10 Steps To Balance Multiple Interests
Today’s post is a bit personal. If you’re only interested in reading my marketing content, feel free to skip this one. I want to try and answer a question I’m asked repeatedly: many people I talk with wonder how I am able to do so much. The answer is simple: I’ve learned to balance multiple interests. It’s not really that difficult and there is nothing stopping you from doing the same.
For those who don’t know me, here’s what I do. By day I work for one of the top search/social marketing firms globally. At night I keep this marketing/media/PR blog and participate in industry conversations around the web. I also write music. In between all of that I read 1-2 two non-fiction/sociology books and some 300 blogs monthly (I’m a knowledge-junkie). I also don’t do any of these things halfway, they are not fleeting interests – I’m fully committed.
I am sure there are people who do more and people who do less. Personally, if I added anything else I wouldn’t get the same results. And if I removed anything it would disrupt the mental balance I have built of creative and analytical outlets. It took me years to develop the self-discipline necessary to split time across interests and get fulfilling results in all of them.
Today I thought I would share the process I took to get to the point of balancing multiple pursuits. If you also have multiple interests and are frustrated you’re not able to devote enough time to them, this might help.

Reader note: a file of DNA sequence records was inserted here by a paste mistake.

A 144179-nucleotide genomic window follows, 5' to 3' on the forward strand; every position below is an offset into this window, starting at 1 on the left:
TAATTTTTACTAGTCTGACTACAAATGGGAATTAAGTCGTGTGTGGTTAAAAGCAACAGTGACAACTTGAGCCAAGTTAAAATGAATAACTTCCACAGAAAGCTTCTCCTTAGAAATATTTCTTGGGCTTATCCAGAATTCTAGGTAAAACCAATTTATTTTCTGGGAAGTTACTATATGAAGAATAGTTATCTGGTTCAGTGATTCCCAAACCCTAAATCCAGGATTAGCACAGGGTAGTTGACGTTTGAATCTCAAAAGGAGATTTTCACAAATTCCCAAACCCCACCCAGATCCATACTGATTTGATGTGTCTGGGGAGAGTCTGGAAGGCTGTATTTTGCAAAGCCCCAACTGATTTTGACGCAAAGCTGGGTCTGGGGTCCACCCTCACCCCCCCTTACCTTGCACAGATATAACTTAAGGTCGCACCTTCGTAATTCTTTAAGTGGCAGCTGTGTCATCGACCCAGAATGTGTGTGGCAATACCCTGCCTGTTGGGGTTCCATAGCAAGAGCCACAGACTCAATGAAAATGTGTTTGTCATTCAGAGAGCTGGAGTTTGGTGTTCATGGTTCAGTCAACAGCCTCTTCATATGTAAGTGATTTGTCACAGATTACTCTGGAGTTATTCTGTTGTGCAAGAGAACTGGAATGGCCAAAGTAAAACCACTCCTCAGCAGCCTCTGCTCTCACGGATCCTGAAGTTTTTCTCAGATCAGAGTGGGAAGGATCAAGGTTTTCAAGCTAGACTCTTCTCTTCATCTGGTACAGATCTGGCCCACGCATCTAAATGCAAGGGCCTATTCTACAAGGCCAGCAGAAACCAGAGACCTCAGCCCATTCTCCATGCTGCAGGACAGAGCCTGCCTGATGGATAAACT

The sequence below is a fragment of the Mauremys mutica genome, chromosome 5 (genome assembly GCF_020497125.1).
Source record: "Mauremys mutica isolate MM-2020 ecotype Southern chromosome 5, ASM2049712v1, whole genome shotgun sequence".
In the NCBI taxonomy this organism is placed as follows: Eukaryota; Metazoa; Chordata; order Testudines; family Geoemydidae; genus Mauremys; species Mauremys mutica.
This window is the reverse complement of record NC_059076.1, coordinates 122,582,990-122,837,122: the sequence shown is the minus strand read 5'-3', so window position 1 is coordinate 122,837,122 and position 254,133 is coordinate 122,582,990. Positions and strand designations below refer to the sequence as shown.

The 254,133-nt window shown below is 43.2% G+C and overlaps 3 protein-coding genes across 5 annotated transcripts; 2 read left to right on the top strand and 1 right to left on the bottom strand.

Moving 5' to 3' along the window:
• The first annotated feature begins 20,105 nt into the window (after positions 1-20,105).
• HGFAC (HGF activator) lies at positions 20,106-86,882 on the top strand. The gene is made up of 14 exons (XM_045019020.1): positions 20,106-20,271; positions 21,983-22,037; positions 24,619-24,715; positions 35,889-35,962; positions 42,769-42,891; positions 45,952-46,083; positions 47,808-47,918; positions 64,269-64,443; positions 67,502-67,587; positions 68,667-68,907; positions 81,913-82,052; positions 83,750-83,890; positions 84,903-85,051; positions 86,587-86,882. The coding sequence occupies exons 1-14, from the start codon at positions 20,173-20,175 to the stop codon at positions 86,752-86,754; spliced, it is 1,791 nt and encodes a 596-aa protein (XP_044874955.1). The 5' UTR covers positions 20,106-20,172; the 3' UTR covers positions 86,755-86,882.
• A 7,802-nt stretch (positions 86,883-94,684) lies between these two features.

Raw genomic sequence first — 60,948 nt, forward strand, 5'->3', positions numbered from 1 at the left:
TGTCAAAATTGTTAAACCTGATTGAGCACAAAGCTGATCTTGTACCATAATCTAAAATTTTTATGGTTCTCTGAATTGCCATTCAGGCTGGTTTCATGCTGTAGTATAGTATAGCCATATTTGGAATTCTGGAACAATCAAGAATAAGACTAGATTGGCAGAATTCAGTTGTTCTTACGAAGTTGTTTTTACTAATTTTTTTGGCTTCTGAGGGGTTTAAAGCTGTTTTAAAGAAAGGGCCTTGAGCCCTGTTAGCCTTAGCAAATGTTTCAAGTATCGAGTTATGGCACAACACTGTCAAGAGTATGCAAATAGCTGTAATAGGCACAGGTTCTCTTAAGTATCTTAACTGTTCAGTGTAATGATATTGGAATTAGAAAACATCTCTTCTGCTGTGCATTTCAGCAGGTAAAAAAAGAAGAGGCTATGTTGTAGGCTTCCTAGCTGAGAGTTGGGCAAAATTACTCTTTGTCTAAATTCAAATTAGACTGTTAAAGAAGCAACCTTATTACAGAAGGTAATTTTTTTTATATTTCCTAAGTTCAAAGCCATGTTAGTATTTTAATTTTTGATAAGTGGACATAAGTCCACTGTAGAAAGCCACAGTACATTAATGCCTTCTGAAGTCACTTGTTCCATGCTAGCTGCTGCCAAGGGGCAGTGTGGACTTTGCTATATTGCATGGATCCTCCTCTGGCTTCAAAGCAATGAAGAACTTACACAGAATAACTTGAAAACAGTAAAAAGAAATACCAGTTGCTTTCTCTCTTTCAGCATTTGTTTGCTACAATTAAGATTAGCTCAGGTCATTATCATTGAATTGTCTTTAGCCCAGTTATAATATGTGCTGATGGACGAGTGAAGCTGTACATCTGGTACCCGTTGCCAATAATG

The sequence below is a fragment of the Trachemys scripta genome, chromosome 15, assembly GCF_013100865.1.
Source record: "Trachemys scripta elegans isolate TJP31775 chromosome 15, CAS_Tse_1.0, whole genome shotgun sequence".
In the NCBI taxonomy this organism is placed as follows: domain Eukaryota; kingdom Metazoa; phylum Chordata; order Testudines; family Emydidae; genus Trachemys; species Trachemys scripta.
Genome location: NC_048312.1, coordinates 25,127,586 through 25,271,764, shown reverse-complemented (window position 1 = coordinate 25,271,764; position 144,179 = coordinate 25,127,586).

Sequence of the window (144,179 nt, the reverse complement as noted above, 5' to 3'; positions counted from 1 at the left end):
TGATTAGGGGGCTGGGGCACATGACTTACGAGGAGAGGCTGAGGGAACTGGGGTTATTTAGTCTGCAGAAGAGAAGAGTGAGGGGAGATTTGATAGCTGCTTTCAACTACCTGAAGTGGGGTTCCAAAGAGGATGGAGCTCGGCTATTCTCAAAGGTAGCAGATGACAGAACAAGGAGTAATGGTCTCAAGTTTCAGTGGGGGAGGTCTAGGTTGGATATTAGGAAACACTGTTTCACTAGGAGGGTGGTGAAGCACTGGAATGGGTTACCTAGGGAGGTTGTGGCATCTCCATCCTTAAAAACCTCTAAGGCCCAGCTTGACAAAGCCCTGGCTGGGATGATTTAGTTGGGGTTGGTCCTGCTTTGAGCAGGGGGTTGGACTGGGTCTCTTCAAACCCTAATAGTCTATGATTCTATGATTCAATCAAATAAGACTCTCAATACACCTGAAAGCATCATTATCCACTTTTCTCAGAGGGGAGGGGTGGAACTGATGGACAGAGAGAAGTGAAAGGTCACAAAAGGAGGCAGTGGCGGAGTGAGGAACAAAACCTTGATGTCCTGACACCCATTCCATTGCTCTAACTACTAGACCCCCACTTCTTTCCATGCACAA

1. Internalize what outcomes you want from each interest first
You shouldn’t have to write them down either. You need to know them to focus your life on achieving specific outcomes. Understanding objectives is key, as unconsciously you’ll align time spent in each interest to achieving them. If you go no further, follow this step.
2. Define what specific activities support your desired outcome from that interest
You might not know the answers right away, but in time it becomes clear what is actually producing results and what is not. There isn’t enough time to have multiple interests and not hone your time spent in each one. For example, I no longer play live gigs as an artist. I used to quite frequently in college. It was fun, and my previous thinking was that it provided inspiration at getting better at original composition (that’s what I most want as an artist).
But I realized that’s not accurate: nothing replaces focused 8-10 hour sessions in studio. That’s the real path to refine your art. The time spent networking in order to get gigs in the first place and then the time spent programming unique 2 hour sets for each gig takes a committed effort to do properly. It’s far better time spent (at least for me) focused on production work. Certainly this is not as social, but long-term it is more fulfilling. I stopped caring about having a “name” as an artist years ago, and so playing gigs is not something I worry about.
3. Remove everything else
This is the hardest part. Some of you will disagree with me but I’ll be honest: you have to eliminate fluff time from your life, or at least define an amount you can spend and still achieve the outcomes you want. The first question someone usually asks me when they enter my apartment is “where is your TV?” Why would I own a TV when watching it doesn’t align with what I want out of life? I do actually manage to make time to be social – however something like watching TV (for me) is self-defeating, it has no alignment with what I want from life.
4. Automate or outsource all collateral activities